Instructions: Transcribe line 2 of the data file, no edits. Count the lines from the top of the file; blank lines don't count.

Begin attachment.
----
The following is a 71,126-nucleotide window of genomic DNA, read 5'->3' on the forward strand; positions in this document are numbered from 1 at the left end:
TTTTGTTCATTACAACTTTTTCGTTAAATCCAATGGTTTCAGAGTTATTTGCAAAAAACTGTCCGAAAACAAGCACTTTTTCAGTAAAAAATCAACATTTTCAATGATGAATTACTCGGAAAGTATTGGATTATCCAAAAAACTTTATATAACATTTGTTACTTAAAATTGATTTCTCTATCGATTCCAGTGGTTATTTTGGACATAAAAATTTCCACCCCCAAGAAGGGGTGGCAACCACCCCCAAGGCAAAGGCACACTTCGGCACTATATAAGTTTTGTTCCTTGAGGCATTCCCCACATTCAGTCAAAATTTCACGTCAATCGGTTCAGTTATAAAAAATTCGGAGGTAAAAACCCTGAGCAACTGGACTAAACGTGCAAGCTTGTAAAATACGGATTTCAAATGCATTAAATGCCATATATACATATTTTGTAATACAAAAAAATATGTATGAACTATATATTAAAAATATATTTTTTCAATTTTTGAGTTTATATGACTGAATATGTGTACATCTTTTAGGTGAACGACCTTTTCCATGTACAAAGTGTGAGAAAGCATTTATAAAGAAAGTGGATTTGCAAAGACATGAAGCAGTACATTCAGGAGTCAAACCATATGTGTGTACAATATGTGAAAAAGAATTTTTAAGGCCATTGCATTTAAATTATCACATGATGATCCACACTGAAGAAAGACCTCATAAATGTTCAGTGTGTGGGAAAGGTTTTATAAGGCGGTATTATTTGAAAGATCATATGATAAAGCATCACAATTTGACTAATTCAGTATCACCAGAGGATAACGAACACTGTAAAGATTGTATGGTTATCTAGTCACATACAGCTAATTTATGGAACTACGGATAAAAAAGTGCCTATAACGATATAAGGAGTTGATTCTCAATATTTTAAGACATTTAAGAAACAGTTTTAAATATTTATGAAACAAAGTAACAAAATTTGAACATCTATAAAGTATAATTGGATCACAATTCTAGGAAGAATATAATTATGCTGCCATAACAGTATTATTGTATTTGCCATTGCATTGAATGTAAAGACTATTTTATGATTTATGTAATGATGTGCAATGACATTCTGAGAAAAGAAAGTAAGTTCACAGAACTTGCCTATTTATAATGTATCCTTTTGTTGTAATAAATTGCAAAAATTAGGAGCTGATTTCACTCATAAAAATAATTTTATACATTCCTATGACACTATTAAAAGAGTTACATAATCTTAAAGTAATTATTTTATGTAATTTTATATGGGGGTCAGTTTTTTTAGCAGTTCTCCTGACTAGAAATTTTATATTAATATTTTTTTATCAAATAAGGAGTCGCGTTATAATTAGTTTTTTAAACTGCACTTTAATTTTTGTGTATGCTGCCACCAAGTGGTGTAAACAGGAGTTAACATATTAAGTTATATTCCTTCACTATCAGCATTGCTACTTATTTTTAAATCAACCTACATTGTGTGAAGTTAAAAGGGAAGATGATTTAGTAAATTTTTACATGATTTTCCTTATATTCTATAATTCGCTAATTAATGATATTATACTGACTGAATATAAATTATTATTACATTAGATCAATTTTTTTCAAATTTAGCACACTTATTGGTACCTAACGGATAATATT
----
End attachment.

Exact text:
TTTTGTTCATTACAACTTTTTCGTTAAATCCAATGGTTTCAGAGTTATTTGCAAAAAACTGTCCGAAAACAAGCACTTTTTCAGTAAAAAATCAACATTTTCAATGATGAATTACTCGGAAAGTATTGGATTATCCAAAAAACTTTATATAACATTTGTTACTTAAAATTGATTTCTCTATCGATTCCAGTGGTTATTTTGGACATAAAAATTTCCACCCCCAAGAAGGGGTGGCAACCACCCCCAAGGCAAAGGCACACTTCGGCACTATATAAGTTTTGTTCCTTGAGGCATTCCCCACATTCAGTCAAAATTTCACGTCAATCGGTTCAGTTATAAAAAATTCGGAGGTAAAAACCCTGAGCAACTGGACTAAACGTGCAAGCTTGTAAAATACGGATTTCAAATGCATTAAATGCCATATATACATATTTTGTAATACAAAAAAATATGTATGAACTATATATTAAAAATATATTTTTTCAATTTTTGAGTTTATATGACTGAATATGTGTACATCTTTTAGGTGAACGACCTTTTCCATGTACAAAGTGTGAGAAAGCATTTATAAAGAAAGTGGATTTGCAAAGACATGAAGCAGTACATTCAGGAGTCAAACCATATGTGTGTACAATATGTGAAAAAGAATTTTTAAGGCCATTGCATTTAAATTATCACATGATGATCCACACTGAAGAAAGACCTCATAAATGTTCAGTGTGTGGGAAAGGTTTTATAAGGCGGTATTATTTGAAAGATCATATGATAAAGCATCACAATTTGACTAATTCAGTATCACCAGAGGATAACGAACACTGTAAAGATTGTATGGTTATCTAGTCACATACAGCTAATTTATGGAACTACGGATAAAAAAGTGCCTATAACGATATAAGGAGTTGATTCTCAATATTTTAAGACATTTAAGAAACAGTTTTAAATATTTATGAAACAAAGTAACAAAATTTGAACATCTATAAAGTATAATTGGATCACAATTCTAGGAAGAATATAATTATGCTGCCATAACAGTATTATTGTATTTGCCATTGCATTGAATGTAAAGACTATTTTATGATTTATGTAATGATGTGCAATGACATTCTGAGAAAAGAAAGTAAGTTCACAGAACTTGCCTATTTATAATGTATCCTTTTGTTGTAATAAATTGCAAAAATTAGGAGCTGATTTCACTCATAAAAATAATTTTATACATTCCTATGACACTATTAAAAGAGTTACATAATCTTAAAGTAATTATTTTATGTAATTTTATATGGGGGTCAGTTTTTTTAGCAGTTCTCCTGACTAGAAATTTTATATTAATATTTTTTTATCAAATAAGGAGTCGCGTTATAATTAGTTTTTTAAACTGCACTTTAATTTTTGTGTATGCTGCCACCAAGTGGTGTAAACAGGAGTTAACATATTAAGTTATATTCCTTCACTATCAGCATTGCTACTTATTTTTAAATCAACCTACATTGTGTGAAGTTAAAAGGGAAGATGATTTAGTAAATTTTTACATGATTTTCCTTATATTCTATAATTCGCTAATTAATGATATTATACTGACTGAATATAAATTATTATTACATTAGATCAATTTTTTTCAAATTTAGCACACTTATTGGTACCTAACGGATAATATT